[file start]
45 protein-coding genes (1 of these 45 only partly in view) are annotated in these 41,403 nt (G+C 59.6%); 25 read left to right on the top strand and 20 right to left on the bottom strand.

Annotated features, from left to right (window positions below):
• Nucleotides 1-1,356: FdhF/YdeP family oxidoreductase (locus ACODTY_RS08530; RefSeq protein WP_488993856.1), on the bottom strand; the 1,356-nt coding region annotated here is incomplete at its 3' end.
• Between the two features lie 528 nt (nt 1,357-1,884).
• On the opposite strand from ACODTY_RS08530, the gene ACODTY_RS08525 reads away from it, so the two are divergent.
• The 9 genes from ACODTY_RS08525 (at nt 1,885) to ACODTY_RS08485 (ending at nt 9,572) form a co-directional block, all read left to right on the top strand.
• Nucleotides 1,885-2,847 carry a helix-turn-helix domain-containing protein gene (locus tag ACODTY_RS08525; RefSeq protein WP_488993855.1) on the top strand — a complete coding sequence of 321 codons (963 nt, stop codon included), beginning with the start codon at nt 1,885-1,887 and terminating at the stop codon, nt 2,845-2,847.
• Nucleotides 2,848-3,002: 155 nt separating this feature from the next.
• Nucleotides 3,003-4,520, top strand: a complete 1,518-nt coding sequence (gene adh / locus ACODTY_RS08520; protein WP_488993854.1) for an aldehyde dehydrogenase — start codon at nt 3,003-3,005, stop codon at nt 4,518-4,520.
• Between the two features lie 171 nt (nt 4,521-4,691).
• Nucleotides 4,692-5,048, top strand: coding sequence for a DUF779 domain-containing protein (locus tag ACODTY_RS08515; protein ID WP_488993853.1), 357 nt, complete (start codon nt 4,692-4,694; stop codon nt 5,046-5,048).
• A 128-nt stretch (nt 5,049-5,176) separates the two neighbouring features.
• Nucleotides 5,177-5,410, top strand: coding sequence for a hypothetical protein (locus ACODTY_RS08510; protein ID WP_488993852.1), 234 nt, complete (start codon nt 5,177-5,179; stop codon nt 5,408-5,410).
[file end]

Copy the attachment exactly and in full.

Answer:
45 protein-coding genes (1 of these 45 only partly in view) are annotated in these 41,403 nt (G+C 59.6%); 25 read left to right on the top strand and 20 right to left on the bottom strand.

Annotated features, from left to right (window positions below):
• Nucleotides 1-1,356: FdhF/YdeP family oxidoreductase (locus ACODTY_RS08530; RefSeq protein WP_488993856.1), on the bottom strand; the 1,356-nt coding region annotated here is incomplete at its 3' end.
• Between the two features lie 528 nt (nt 1,357-1,884).
• On the opposite strand from ACODTY_RS08530, the gene ACODTY_RS08525 reads away from it, so the two are divergent.
• The 9 genes from ACODTY_RS08525 (at nt 1,885) to ACODTY_RS08485 (ending at nt 9,572) form a co-directional block, all read left to right on the top strand.
• Nucleotides 1,885-2,847 carry a helix-turn-helix domain-containing protein gene (locus tag ACODTY_RS08525; RefSeq protein WP_488993855.1) on the top strand — a complete coding sequence of 321 codons (963 nt, stop codon included), beginning with the start codon at nt 1,885-1,887 and terminating at the stop codon, nt 2,845-2,847.
• Nucleotides 2,848-3,002: 155 nt separating this feature from the next.
• Nucleotides 3,003-4,520, top strand: a complete 1,518-nt coding sequence (gene adh / locus ACODTY_RS08520; protein WP_488993854.1) for an aldehyde dehydrogenase — start codon at nt 3,003-3,005, stop codon at nt 4,518-4,520.
• Between the two features lie 171 nt (nt 4,521-4,691).
• Nucleotides 4,692-5,048, top strand: coding sequence for a DUF779 domain-containing protein (locus tag ACODTY_RS08515; protein ID WP_488993853.1), 357 nt, complete (start codon nt 4,692-4,694; stop codon nt 5,046-5,048).
• A 128-nt stretch (nt 5,049-5,176) separates the two neighbouring features.
• Nucleotides 5,177-5,410, top strand: coding sequence for a hypothetical protein (locus ACODTY_RS08510; protein ID WP_488993852.1), 234 nt, complete (start codon nt 5,177-5,179; stop codon nt 5,408-5,410).